DNA methylation status of NKX2-5, GATA4 and HAND1in patients with tetralogy of fallot
© Sheng et al.; licensee BioMed Central Ltd. 2013
Received: 18 July 2013
Accepted: 29 October 2013
Published: 1 November 2013
NKX2-5, GATA4 and HAND1 are essential for heart development, however, little is known regarding their epigenetic regulation in the pathogenesis of tetralogy of fallot (TOF).
Methylation levels were measured in three regions of NKX2-5 (M1: -1596 bp ~ -1374 bp, M2: -159 bp ~ 217 bp and M3: 1058 bp ~ 1524 bp), one region of GATA4 (M: -392 bp ~ 107 bp) and three regions of HAND1 (M1: -887 bp ~ -414 bp, M2: -436 bp ~ 2 bp and M3: 37 bp ~ 398 bp) using the Sequenom MassARRAY platform. QRT-PCR was used to analyze NKX2-5 and HAND1 mRNA levels in the right ventricular myocardium of TOF patients.
TOF patients had a significantly higher NKX2-5_M3 median methylation level than controls (41.65% vs. 22.18%; p = 0.0074; interquartile range [IQR]: 30.46%–53.35%, N = 30 and 20.07%–24.31%, N = 5; respectively). The HAND1_M1 median methylation level was also significantly higher in TOF patients than controls (30.05% vs. 17.54%; p = 0.0054; IQR: 20.77%–40.89%, N = 30 and IQR: 14.69%–20.64%; N = 6; respectively). The methylation statuses of NKX2-5_M1, NKX2-5_M2, GATA4_M, HAND1_M2 or HAND1_M3 were not significantly different in TOF patients compared to controls. The methylation values for NKX2-5_M3 were negatively correlated with mRNA levels (r = - 0.463, p = 0.010, N = 30) and there was a significant association between HAND1_M1 methylation status and mRNA levels (r = - 0.524, p = 0.003, N = 30) in TOF patients.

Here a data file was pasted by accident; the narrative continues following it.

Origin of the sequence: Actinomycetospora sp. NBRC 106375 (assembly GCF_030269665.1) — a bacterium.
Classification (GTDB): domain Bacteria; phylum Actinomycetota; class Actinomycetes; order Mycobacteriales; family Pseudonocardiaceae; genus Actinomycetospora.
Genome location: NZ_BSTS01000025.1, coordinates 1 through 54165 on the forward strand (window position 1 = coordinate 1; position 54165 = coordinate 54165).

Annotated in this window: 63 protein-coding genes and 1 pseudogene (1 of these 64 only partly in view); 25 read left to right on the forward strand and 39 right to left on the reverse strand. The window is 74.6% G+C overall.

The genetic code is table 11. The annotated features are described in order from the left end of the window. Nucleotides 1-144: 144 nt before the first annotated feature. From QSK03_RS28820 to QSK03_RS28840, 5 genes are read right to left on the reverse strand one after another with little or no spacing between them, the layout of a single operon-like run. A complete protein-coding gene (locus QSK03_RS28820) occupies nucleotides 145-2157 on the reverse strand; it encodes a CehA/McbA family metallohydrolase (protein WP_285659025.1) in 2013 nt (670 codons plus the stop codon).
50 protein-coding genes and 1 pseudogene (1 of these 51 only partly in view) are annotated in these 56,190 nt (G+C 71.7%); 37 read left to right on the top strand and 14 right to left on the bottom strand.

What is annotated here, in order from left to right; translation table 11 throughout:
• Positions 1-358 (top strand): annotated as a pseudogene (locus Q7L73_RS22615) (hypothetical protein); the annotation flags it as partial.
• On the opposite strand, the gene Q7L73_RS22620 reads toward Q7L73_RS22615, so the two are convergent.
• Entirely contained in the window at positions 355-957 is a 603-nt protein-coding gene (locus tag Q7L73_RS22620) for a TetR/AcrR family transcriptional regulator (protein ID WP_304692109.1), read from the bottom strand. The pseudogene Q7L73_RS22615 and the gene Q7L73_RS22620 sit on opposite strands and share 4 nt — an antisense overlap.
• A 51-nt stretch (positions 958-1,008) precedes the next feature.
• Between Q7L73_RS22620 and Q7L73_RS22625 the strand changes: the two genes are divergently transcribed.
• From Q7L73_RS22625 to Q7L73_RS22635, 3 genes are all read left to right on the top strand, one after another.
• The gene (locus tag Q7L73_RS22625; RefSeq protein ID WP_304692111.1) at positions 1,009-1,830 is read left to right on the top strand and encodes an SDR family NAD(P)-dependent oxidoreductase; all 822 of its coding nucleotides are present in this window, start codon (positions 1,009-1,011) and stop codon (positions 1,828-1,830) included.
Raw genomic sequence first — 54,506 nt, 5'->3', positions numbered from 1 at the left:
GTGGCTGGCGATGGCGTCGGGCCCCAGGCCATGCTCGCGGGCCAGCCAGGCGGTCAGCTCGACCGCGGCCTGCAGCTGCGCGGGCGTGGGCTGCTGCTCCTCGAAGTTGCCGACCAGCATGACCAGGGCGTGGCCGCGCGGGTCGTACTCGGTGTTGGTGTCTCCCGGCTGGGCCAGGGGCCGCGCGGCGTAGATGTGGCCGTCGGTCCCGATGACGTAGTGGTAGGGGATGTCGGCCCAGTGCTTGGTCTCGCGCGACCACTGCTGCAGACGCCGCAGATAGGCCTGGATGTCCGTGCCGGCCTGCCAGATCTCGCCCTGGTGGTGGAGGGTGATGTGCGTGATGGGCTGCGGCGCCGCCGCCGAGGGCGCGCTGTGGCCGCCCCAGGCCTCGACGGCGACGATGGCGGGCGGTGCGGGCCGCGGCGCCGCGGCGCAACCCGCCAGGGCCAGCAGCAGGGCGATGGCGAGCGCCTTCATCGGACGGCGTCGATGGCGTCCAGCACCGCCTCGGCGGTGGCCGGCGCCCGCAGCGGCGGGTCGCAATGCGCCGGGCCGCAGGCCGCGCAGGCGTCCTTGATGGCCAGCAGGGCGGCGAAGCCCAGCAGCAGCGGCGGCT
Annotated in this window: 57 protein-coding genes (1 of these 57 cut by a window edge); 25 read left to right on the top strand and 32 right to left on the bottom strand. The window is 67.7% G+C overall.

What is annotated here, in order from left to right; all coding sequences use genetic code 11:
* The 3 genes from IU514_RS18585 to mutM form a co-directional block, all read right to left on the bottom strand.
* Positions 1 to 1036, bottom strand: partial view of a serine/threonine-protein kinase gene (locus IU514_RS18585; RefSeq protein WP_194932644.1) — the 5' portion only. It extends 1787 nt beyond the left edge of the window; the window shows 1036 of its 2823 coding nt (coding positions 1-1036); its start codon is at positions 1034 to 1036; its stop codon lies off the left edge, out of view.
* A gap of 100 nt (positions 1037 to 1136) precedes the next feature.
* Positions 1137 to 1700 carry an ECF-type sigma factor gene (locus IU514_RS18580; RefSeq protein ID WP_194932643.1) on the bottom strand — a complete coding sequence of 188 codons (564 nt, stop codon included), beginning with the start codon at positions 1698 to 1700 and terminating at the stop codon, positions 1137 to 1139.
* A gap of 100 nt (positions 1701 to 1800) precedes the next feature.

Aberrant methylation statuses of the NKX2-5 gene body and HAND1 promoter regions are associated with the regulation of gene transcription in TOF patients and may play an important role in the pathogenesis of TOF.
KeywordsDNA methylation NKX2-5 GATA4 and HAND1 genes Tetralogy of fallot